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Top 360 Prospect by Baseball Instinct


Tony-OH

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Interesting though that they say..."the O's have quietly put together a nice system."
Yikes...

John Sickels also said:

This isn't a great system and there is a distinct lack of star potential once you get past the top three, but it is NOT empty and progress has been made in recent years. There is good depth in Grade B-/C+ types, and some of them (and some of the Grade Cs) are young and/or projectable enough to rank higher next year with proper development.

http://www.minorleagueball.com/2011/11/27/2589979/baltimore-orioles-top-prospects-for-2012

From my perspective, the biggest problem in the system is the lack of talent at upper levels of the minors. The overall system is somewhat below average, but the upper levels are way below average right now.

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John Sickels also said:

http://www.minorleagueball.com/2011/11/27/2589979/baltimore-orioles-top-prospects-for-2012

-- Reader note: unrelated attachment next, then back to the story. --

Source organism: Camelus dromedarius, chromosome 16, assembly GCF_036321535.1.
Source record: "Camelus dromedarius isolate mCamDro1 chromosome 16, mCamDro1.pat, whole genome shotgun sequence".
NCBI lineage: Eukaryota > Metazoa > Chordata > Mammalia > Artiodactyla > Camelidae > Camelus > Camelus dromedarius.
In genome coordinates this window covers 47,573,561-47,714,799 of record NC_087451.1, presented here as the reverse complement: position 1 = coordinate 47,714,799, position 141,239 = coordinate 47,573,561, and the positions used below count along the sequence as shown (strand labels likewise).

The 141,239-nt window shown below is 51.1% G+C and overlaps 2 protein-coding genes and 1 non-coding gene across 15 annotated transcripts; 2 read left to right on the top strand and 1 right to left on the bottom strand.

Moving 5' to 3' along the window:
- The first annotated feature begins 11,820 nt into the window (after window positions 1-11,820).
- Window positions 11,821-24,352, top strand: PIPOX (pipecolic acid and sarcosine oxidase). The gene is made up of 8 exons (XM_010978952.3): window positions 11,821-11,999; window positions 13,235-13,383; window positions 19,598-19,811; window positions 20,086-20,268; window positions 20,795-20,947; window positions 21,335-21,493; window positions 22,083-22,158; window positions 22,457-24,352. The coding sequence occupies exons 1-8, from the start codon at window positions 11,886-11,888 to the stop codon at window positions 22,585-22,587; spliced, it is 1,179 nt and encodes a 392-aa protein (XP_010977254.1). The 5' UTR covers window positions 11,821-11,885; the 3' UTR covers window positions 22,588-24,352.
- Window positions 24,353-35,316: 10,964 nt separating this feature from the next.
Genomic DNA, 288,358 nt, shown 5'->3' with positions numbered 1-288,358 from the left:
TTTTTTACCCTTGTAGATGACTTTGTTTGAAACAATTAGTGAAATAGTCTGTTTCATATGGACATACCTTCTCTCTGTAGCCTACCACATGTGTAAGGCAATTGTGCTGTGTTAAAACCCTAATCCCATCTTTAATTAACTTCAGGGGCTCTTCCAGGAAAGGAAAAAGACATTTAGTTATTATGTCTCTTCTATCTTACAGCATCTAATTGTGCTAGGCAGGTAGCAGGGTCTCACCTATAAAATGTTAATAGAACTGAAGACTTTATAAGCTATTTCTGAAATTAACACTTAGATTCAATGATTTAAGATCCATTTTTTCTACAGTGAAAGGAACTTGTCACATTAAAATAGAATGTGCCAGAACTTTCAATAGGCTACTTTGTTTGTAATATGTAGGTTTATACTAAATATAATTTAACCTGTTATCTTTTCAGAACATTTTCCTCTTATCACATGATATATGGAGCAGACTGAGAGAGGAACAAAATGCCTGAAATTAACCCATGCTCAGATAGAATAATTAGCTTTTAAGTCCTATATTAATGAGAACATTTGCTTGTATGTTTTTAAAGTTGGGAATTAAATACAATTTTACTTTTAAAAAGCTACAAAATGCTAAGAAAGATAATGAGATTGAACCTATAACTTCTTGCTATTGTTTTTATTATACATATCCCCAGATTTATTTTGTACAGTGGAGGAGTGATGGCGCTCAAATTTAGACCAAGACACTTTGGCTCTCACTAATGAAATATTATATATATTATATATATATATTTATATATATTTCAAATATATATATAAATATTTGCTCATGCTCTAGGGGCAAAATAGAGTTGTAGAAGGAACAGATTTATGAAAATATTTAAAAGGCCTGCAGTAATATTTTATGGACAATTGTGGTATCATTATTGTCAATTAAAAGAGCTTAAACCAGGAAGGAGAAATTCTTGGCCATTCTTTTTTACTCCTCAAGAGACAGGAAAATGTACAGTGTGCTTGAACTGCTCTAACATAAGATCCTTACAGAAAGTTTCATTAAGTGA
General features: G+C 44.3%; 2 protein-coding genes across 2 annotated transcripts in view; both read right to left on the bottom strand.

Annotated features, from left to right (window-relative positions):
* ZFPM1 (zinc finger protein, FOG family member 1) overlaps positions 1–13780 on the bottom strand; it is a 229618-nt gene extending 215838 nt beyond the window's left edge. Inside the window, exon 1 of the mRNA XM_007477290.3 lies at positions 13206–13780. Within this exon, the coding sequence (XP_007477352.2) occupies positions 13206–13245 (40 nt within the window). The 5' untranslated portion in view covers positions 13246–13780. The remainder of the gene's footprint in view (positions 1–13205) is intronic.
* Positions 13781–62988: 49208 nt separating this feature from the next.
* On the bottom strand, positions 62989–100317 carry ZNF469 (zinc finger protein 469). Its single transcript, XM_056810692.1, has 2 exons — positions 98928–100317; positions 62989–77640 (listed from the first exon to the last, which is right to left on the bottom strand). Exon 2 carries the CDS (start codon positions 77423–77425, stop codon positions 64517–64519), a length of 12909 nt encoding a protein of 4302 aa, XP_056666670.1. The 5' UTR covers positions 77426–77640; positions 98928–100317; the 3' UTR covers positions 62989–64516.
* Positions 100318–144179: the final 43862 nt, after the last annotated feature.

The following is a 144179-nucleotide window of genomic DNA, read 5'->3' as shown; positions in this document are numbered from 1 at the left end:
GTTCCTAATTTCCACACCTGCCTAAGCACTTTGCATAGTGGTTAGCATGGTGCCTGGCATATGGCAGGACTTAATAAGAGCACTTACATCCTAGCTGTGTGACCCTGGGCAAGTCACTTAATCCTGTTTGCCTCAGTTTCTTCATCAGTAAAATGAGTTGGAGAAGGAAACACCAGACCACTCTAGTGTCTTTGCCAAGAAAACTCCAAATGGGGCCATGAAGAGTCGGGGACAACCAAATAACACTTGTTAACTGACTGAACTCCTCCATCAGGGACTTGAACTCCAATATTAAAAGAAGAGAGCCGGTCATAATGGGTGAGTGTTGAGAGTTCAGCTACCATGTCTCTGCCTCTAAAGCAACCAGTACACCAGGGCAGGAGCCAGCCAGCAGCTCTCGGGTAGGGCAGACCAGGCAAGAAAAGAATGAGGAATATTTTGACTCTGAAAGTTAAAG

From my perspective, the biggest problem in the system is the lack of talent at upper levels of the minors. The overall system is somewhat below average, but the upper levels are way below average right now.

I think the issue with Sickel's take is that, excluding Chicago (A) and maybe Houston, you can find low-level A, complex league and rookie ball prospects that could rank higher with proper development in essentially any organization. I agree with your perspective above, with the addendum that the holes in the upper-level is a problem compounded by the fact that lower-level impact talent is by its nature less valuable than higher-level impact talent.

Put another way, while Baltimore's top 3 is a good top 3 with huge upside, there is more potential volatility in that group than you'd generally want to see in your top 3 prospects, based solely on level and distance from the Majors.

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From my perspective, the biggest problem in the system is the lack of talent at upper levels of the minors. The overall system is somewhat below average, but the upper levels are way below average right now.

Given likely lack of quality prospects graduating to the majors this year, a good 2012 draft and good year in player development could have us as a fringe top 10 system entering 2013 with four or more top 100 prospects. This could be further supported if net/net we add prospects via trade.

Our system will be much more balanced next year and in 2013 I think there may exist a steady annual process of rookies getting time in Bmore that we have been waiting for.